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New conductive ink makes your clothing smarter. A new single-step printing process uses an elastic conducting ink to turn clothing and other textiles into flexible, wearable electronic devices or sensors.

New conductive ink makes your clothing smarter

Researchers at the University of Tokyo developed the ink, which remains highly conductive even when stretched to more than three times its original length. They believe it has applications in sensors built into sportswear and underwear and that it could be part of a shift toward more comfortable wearable electronics. The ink contains a mix of silver flakes, organic solvent, fluorine rubber, and fluorine surfactant. It can be applied with the same convenience of a Voltera V-One and other desktop printed ink-based paper and plastic circuits. And unlike another recent research project that produced flexible circuits using nanoparticle liquid-metal ink, the Japanese researchers' solution requires just a single step – print the ink onto the surface and you're done. Source: University of Tokyo About the Author All articles by Richard Moss.

Intel - Make it wearable. Powi-fi, quand les ondes WiFi rechargent nos objets connectés. Une récente expérimentation a permis à un ingénieur de collecter de l’énergie à partir des signaux WiFi.

Powi-fi, quand les ondes WiFi rechargent nos objets connectés

Elle peut-être utilisée pour alimenter une caméra ou un capteur. Dans le futur, cette technologie pourrait même recharger les batteries de nos wearables. Vamsi Talla, un étudiant en PhD de l’Université de Washington à Seattle est parvenu, dans le cadre du Sensor Systems Lab, à récupérer de l’énergie à partir des ondes d’un réseau WiFi. Google's Project Soli to Bring Radar-Based Gesture Recognition to Wearables. One of the big problems with wearable devices right now is inputs - there's no simple way to control these devices.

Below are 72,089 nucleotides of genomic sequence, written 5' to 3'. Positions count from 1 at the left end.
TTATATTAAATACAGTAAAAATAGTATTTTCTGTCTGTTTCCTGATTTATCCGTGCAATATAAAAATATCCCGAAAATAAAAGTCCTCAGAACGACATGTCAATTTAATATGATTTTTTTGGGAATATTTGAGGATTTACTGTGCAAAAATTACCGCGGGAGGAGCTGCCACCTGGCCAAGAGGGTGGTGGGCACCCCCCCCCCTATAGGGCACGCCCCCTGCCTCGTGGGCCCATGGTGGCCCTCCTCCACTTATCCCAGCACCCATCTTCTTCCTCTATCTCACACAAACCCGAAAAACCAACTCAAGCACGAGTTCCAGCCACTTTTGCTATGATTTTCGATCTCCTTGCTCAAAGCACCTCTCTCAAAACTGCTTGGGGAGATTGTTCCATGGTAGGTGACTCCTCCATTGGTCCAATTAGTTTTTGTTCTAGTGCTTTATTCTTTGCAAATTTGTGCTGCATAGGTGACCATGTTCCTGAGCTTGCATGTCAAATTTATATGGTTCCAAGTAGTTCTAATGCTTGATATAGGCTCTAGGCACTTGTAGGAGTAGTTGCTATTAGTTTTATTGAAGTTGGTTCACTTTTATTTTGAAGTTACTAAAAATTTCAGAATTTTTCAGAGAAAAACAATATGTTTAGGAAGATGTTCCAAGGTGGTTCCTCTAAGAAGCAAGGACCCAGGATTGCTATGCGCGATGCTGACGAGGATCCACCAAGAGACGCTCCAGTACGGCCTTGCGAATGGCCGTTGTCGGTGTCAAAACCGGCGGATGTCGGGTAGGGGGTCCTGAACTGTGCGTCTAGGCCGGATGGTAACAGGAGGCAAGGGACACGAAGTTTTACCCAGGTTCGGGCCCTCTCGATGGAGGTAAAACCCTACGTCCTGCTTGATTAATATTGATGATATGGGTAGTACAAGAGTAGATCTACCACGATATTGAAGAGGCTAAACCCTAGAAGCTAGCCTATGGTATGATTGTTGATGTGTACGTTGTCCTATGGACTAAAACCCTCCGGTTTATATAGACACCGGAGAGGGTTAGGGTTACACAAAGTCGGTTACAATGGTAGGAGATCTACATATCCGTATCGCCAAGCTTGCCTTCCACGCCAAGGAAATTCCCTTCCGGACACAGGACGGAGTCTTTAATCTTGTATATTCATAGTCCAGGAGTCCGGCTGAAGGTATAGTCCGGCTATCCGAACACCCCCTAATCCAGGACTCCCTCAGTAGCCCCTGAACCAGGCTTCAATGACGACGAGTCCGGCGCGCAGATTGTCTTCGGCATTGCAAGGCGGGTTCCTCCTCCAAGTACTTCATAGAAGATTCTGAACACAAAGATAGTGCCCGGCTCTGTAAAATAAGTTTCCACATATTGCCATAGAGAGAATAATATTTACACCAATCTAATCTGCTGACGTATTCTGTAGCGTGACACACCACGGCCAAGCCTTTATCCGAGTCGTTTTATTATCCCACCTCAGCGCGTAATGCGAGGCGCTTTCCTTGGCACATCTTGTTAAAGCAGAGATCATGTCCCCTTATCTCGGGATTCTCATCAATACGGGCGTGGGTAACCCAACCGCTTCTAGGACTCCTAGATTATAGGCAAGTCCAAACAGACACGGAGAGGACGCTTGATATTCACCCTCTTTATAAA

Google's Project Soli to Bring Radar-Based Gesture Recognition to Wearables

At Google I/O 2015 the company unveiled Project Soli - a radar-based wearable - that can be used to control all kinds of devices. Developed by Googles Advanced Technology and Projects (ATAP) team, Project Soli can be incorporated into a range of different devices. It's a gesture based system that can track small movements like waving your fingers - it could be an easy way to control wearables, or even give you have hands-off control of your phone.

It could also allow you to enter text on a smartwatch without restricting you to the small screen. Essentially, Project Soli is a radar system that's small enough to fit into a smartwatch. You can see the full explanation in the video below: Hexoskin. OMsignal. Cityzen Sciences. Xelflex. Breakthrough optical technology from product design and development firm Cambridge Consultants has led to the creation of a new generation of wearable technology.

Xelflex

XelfleX is a novel type of ‘smart’ textile that turns garments into active motion sensors. It can be used to make comfortable, washable, robust clothing – and gives users information not available from existing wearables. Until now, smart fabrics have had multiple electronic sensors – making them cumbersome and sensitive to moisture. What makes XelfleX different is its fibre-optic thread which acts as the sensor – making a garment inherently smart. The only addition required is a small electronics pack which clips on to the fibre – in a pocket, for example – and communicates with a smartphone. The technology could be used for fitness and sports coaching – to help perfect a tennis serve, golf swing or ski technique, for example.

Module Intel Curie. Innovation débridée Le module Intel® Curie™1 est la première plate-forme faible consommation complète conçue pour les entreprises qui développent des technologies « wearable » (à porter sur soi).

Module Intel Curie

Il intègre de nombreux outils et sa taille minuscule convient parfaitement aux applications « toujours connectées » (telles que : médias sociaux, sports et activités physiques). Ce composant peut équiper des solutions wearable intelligentes dans divers formats (bagues, sacs, bracelets, pendentifs, traqueurs d'activité physique et même boutons). Au cœur de ce module, on trouve Intel® Quark™ SE, premier système monopuce (SoC) conçu par Intel pour les technologies wearable, capable de fonctionner longtemps sur une batterie de la taille d'une pièce, ainsi qu'un capteur de mouvement, une radio Bluetooth* et des capacités de charge de la batterie.

De par sa polyvalence, ce module convient à de nombreux utilisateurs. Arduino.